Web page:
trendsetting adults are catching the recent craze.
The new aluminum scooters have
inline-style wheels and rear-fender
friction brakes for fast and easy stop
ping. The average scooter weighs
By Stefanie Wowchuk
Staff Writer
about seven pounds and can be easily folded and
stowed, convenient for the typical college stu
dent.
And as they grow in popularity, so do con-
dents are connecting to the Web sans wires. In
spring 1999, the Department of English pilot
ed a handful of “English Composition” classes
using the wireless technology that had recent
ly been incorporated in several Greenlaw class
rooms.
Assistant Professor of English Todd Taylor
said updating the technology in Greenlaw took
just two days and $15,000 -a marked contrast
to the $150,000 and a semester of work need
ed to hardwire some classrooms with desktop
Internet connections in 1998.
Now 11 sections of “English Composition”
are being taught in Greenlaw, bringing wireless
technology to the fingertips of 220 students,
Taylor said. “Students have repeatedly told me,
‘This is what I hoped college would be like,’” he
said. “We think this is the future of education, and
See WIRELESS, Page 4
about my campaign instead of ramming
it down their throats by harassing them
on the phone or knocking on their door.”
Young said he is trying to accomplish
these goals by drawing students to his
campaign Web site, an idea that is also
being utilized by many election candidates
to reach a larger percentage of the student
body. “A Web page is something everyone
can click on,” said student body president
candidate Annie Peirce. “If students are
getting online to vote, and they have some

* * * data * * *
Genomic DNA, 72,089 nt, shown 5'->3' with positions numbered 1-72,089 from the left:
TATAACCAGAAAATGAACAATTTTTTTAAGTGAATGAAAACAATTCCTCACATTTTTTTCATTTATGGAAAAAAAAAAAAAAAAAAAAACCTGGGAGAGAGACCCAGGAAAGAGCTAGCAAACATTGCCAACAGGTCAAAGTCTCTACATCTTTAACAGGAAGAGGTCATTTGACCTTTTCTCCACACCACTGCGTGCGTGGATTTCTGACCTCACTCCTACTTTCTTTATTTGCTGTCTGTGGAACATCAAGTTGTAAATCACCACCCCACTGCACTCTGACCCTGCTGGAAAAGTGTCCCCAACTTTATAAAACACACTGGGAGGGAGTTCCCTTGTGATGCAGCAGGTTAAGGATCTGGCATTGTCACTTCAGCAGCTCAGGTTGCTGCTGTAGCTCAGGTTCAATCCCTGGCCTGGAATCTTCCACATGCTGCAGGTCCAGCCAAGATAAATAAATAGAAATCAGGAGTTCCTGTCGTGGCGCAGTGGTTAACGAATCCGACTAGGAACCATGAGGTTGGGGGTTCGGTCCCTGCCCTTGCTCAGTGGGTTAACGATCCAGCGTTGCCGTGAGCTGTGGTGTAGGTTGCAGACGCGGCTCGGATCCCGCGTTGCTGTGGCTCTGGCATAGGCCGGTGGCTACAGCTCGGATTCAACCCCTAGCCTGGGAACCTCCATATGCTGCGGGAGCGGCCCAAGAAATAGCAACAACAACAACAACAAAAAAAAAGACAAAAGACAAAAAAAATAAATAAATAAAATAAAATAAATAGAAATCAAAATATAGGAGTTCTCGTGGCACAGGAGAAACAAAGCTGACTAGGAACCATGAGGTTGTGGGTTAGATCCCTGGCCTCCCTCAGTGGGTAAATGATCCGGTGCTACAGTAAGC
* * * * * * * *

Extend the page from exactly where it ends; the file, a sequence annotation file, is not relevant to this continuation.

doubts about the candidates, they can click
on a few Web sites and hopefully be more
confident in their vote.”
Senior class president candidate Ben
Singer said he and his running mate,
Ursula Dimmling, are using their site to
try and make themselves more accessi
cems about their safety.
Freshman Justin Lynch, a scooter owner, said,
“They’re a fun way to get around. You can fold
them up and take them to class; they’re very
portable.”
Popular models include the Razor, Kickboard
and Xootr. They are sold everywhere from the
local 7-Eleven to the more exclusive The Sharper
Image, a chain of high-end specialty stores. Prices
for the average scooter range from S3O to $l5O.
See SCOOTERS, Page 4
Wireless Wonders
University officials say that only a portion of the benefits associated with wireless technology have been tapped. The
advanced technology is already in use at popular educational and social settings such as Greenlaw Hall and Caffe Trio.
Other wireless access points on campus;
Beard Hall
Health Sciences Library
Rosenau Hall
Chancellor's Residence
Sitterson Hall
Kenan-Flagler Business School
SOURCE: NEWS SERVICES
-
ble to the general student body through
online surveys. “None of the ideas on
my platform are my own,” he said.
“They all came through the surveys.”
Many candidates said increased
accessibility was necessary because stu
dents who do not traditionally follow